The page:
11.
AIDS ; 34 Suppl 1: S73-S82, 2020 09 01.
Artigo em Inglês | MEDLINE | ID: mdl-32881796

RESUMO

OBJECTIVE: Considering the association between internalized HIV-related stigma and treatment adherence, an intervention addressing HIV treatment adherence may have the added benefit of reducing internalized stigma. The 'integrating ENGagement and Adherence Goals upon Entry' (iENGAGE) intervention was developed to facilitate adjustment to living with HIV among individuals newly engaged in HIV care. We evaluated the effects of this intervention on internalized stigma and examined whether the effect is moderated by depressive symptoms and coping styles. DESIGN: The iENGAGE intervention was tailored individually to improve information, motivation, and behavioral skills to promote treatment adherence and viral suppression. Three hundred and seventy-one participants initiating HIV care at four sites in the United States were randomly assigned to either the intervention receiving four face-to-face sessions or standard of care control arm. METHODS: Baseline and 48-week follow-up assessments were conducted, which included validated measures of internalized HIV-related stigma, depressive symptoms, and coping mechanisms (behavioral disengagement and self-blame) as secondary outcomes. A repeated measures ANOVA evaluated the effect of the intervention on change in internalized HIV stigma. Furthermore, the moderating effects of depressive symptoms and coping mechanisms on the decrease in internalized stigma were examined. RESULTS: The decrease in internalized stigma from baseline to 48 weeks was significantly larger in the intervention arm compared with the control arm. This effect was significantly moderated by baseline levels of depressive symptoms and self-blame. CONCLUSION: The multifaceted iENGAGE intervention is effective in reducing internalized stigma for new-to-HIV care individuals, especially with higher depressive symptoms or when using higher levels of self-blame coping.

12.
AIDS ; 34(11): 1665-1671, 2020 09 01.
Artigo em Inglês | MEDLINE | ID: mdl-32769764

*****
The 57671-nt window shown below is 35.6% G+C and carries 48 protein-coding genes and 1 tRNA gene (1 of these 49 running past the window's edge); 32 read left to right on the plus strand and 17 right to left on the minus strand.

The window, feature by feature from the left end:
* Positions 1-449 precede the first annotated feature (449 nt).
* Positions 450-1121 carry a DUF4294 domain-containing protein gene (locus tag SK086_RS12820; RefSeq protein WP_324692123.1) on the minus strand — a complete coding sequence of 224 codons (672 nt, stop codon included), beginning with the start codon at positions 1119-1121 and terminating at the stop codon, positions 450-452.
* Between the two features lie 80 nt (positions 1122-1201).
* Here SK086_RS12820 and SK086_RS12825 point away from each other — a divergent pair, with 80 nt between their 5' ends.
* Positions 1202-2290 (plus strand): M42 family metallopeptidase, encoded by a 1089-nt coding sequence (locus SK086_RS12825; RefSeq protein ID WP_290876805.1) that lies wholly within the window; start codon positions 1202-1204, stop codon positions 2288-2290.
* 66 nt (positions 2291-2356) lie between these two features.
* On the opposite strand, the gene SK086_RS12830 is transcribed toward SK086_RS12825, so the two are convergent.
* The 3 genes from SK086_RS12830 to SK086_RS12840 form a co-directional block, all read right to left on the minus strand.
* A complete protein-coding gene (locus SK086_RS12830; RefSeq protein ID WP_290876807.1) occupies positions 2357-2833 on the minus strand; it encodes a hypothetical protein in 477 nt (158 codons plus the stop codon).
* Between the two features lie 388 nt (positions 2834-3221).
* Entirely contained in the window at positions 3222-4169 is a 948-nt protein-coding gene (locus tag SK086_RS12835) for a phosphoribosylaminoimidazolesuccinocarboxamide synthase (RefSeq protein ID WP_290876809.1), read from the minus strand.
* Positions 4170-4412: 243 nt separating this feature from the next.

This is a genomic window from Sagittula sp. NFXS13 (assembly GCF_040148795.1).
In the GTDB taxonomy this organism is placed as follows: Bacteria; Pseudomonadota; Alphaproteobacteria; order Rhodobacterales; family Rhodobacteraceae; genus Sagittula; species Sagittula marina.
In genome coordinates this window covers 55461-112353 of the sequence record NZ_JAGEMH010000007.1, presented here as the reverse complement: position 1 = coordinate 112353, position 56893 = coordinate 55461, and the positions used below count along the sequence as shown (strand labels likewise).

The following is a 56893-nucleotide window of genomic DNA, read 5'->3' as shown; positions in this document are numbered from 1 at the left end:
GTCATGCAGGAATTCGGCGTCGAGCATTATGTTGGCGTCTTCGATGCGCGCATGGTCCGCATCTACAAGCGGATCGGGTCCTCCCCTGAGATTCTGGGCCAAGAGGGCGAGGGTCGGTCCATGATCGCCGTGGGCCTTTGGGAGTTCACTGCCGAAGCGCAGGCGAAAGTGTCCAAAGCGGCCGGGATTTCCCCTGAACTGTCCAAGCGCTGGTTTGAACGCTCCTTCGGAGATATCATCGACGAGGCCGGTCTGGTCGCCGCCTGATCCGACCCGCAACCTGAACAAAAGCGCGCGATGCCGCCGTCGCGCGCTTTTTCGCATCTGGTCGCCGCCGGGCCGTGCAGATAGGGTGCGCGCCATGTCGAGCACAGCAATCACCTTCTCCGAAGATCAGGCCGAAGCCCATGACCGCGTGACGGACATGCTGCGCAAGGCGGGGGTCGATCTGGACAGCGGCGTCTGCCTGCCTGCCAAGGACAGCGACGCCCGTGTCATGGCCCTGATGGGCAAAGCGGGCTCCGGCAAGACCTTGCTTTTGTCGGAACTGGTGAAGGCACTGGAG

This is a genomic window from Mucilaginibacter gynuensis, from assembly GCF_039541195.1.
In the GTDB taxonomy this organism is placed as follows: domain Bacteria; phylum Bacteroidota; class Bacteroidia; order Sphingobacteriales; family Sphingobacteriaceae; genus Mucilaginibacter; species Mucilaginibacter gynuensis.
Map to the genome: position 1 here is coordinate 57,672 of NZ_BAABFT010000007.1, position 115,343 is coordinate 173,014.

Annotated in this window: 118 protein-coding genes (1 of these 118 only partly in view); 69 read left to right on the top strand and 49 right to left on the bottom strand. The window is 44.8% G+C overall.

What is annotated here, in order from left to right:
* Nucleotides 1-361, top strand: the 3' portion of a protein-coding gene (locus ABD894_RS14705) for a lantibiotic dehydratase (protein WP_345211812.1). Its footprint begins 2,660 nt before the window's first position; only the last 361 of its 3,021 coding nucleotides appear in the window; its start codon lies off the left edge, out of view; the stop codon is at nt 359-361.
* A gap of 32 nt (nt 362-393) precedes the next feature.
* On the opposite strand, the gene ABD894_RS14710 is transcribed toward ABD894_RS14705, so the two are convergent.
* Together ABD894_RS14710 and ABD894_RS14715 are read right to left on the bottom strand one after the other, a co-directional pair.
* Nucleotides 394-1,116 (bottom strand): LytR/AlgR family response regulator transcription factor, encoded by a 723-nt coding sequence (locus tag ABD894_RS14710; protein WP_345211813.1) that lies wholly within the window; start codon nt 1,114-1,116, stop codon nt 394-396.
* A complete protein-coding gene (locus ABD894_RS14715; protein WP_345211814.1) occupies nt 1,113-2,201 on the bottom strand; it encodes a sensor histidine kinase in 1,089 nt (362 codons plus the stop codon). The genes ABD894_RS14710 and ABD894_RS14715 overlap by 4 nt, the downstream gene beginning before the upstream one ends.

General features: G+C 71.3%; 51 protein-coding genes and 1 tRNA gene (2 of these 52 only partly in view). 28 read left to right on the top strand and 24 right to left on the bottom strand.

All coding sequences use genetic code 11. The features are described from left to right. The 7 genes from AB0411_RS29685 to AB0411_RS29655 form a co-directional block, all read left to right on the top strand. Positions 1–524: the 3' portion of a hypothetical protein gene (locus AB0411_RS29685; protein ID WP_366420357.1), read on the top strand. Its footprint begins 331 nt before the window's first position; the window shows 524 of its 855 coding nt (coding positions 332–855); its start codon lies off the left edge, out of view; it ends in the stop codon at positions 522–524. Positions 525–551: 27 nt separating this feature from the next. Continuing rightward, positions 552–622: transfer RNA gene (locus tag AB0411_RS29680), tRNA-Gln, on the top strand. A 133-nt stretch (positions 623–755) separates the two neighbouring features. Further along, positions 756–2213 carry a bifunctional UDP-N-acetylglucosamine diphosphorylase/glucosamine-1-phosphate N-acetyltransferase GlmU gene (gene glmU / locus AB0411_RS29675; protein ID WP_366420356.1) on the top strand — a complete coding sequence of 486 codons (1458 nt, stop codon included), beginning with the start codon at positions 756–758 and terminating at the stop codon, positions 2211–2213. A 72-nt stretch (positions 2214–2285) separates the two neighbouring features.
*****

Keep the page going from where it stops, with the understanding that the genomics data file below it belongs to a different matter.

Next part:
RESUMO

OBJECTIVE: We sought to examine the prospective association between internalized HIV stigma and unsuppressed viral load and to investigate whether this relationship was sequentially mediated by depressive symptoms and antiretroviral therapy (ART) adherence. DESIGN: Longitudinal study in a multisite observational clinical cohort. METHODS: The Center for AIDS Research Network of Integrated Clinical Systems patient-reported outcomes survey measures internalized HIV stigma yearly using a four-item assessment (response scale 1 = strongly disagree to 5 = strongly agree). We obtained patient-reported outcome, lab, and appointment data from six center for AIDS research network of integrated clinical systems sites. We used multivariable logistic regression to examine the association between mean stigma and subsequent viremia. We then used Bayesian sequential mediation to fit a longitudinal sequential path model spanning four time points to test if depressive symptoms at T1 and ART adherence at T2 mediated the effect of stigma at T0 on viral load at T3, adjusting for baseline covariates. RESULTS: Between February 2016 and November 2018, 6859 patients underwent stigma assessment and were 81% cis-men, 38% Black, 16% Latinx, 32% heterosexual-identified, and 49% at least 50 years of age. Mean stigma level was 2.00 (SD 1.08). Stigma was significantly associated with subsequent viremia (adjusted odds ratio = 1.16, 95% confidence interval: 1.05-1.28, P = 0.004), as were younger age and Black race. The chained indirect effect from stigma to unsuppressed viral load through depressive symptoms and then adherence was significant (standardized ß = 0.002; SD = 0.001). CONCLUSION: Internalized HIV stigma positively predicts subsequent viremia through depressive symptoms and ART adherence. Addressing the link between stigma and depressive symptoms could help improve viral suppression.

13.
AIDS Behav ; 2020 Aug 04.
Artigo em Inglês | MEDLINE | ID: mdl-32749626

RESUMO